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The legal audit was commissioned by chief executive Rob Phillips after allegations Environment Southland (ES) staff member Chris McMillan altered a police document and made a false statement during two separate prosecutions taken by the council.
The audit was carried out by Auckland environmental lawyer Karenza de Silva.
Announcing the results of the audit yesterday, Mr Phillips said her report contained "good news and bad news".
"The good news is the allegations are not correct. The bad news is improvement is needed in many of our processes and procedures."
The report made seven recommendations for improvement. Mr Phillips, who only took over as chief executive in August, said he accepted the findings and would immediately implement them.
"The present situation does not meet my expectations of a high standard of practice by Environment Southland staff. The audit has found there is a need for improvement across the board and I will make it my priority to ensure that this occurs," he said.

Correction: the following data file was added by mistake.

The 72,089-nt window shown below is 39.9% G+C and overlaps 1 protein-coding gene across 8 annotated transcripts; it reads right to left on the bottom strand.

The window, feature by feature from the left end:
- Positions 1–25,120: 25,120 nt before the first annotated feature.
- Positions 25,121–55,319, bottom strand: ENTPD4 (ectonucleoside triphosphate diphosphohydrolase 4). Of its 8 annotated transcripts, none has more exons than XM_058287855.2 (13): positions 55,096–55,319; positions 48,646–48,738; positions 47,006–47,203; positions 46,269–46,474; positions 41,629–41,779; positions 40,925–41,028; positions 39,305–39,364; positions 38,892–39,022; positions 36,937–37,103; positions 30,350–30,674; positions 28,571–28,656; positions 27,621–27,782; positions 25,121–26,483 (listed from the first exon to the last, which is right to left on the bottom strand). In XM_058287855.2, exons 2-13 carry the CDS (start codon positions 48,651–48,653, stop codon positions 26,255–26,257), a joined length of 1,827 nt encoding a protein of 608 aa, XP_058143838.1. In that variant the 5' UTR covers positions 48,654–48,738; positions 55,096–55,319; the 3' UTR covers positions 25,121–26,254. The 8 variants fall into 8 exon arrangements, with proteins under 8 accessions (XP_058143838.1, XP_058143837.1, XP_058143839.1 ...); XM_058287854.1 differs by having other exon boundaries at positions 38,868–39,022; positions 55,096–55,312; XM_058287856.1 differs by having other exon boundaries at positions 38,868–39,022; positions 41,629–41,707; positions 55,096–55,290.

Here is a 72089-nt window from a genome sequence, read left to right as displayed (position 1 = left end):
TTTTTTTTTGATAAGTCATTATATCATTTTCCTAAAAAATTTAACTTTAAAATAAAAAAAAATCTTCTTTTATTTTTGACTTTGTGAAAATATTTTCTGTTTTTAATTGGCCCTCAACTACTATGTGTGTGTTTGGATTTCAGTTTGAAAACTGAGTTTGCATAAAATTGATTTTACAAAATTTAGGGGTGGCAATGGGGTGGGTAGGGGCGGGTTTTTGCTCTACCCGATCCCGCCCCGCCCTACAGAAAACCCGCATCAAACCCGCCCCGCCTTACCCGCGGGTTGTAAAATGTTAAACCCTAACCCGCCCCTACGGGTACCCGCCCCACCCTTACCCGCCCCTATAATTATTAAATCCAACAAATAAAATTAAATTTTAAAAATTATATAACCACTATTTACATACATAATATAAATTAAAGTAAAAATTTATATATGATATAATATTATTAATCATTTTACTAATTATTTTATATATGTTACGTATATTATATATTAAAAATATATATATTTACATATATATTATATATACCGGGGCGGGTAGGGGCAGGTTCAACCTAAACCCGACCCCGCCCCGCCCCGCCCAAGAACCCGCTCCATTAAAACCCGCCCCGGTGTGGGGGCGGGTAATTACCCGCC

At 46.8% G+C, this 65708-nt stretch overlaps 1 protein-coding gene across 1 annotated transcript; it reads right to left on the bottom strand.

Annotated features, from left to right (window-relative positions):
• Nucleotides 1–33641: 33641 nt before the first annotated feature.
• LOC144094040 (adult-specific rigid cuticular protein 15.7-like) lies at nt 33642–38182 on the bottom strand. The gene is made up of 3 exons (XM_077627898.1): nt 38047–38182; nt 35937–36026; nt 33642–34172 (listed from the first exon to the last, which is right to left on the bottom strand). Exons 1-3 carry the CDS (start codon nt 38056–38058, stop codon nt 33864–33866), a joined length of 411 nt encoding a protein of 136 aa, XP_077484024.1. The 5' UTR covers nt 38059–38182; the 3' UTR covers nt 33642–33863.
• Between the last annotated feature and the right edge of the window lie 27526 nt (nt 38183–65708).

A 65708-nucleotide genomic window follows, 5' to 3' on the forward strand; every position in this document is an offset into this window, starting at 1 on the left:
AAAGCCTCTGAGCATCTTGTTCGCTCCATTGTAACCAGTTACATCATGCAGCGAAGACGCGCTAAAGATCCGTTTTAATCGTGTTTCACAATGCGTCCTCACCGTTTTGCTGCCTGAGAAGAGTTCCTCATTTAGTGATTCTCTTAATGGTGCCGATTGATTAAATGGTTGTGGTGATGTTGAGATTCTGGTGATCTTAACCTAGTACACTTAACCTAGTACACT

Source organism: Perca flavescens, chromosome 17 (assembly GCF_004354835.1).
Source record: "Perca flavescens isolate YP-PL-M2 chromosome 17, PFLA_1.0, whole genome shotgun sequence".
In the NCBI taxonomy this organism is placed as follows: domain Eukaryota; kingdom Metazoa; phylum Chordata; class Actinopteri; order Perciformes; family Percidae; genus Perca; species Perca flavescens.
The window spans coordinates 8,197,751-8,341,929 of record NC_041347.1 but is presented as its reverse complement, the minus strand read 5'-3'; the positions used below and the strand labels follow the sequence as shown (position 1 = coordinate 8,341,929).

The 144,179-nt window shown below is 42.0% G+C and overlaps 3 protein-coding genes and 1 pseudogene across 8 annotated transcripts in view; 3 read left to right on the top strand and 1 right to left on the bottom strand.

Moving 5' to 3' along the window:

No other prosecutions or pending prosecutions had been affected, Mr Phillips said.
Mr McMillan did not alter a police document but altered an ES form which a police officer had already filled in relating to a stock truck inspected for effluent leakage. Ms de Silva found there was an understanding between police and ES staff where both would use ES forms to record truck inspection information.
Mr Phillips said yesterday it was unlikely ES would use police to routinely inspect stock trucks in the future, and there would be an end to both organisations using the same forms.
In the second case, Mr McMillan read the court incorrect information in his evidence and did not correct it until he was cross-examined.
Ms de Silva said her view was Mr McMillan made a mistake because he did not check his evidence before reading it in court.
Mr Phillips said he was "not at all comfortable" Mr McMillan had not checked his evidence before reading it and had told Mr McMillan and other staff there must not be a repeat.
There would be no disciplinary action against Mr McMillan, he said.
The audit had cost between $10,000 and $12,000, Mr Phillips said, calling it "a good investment".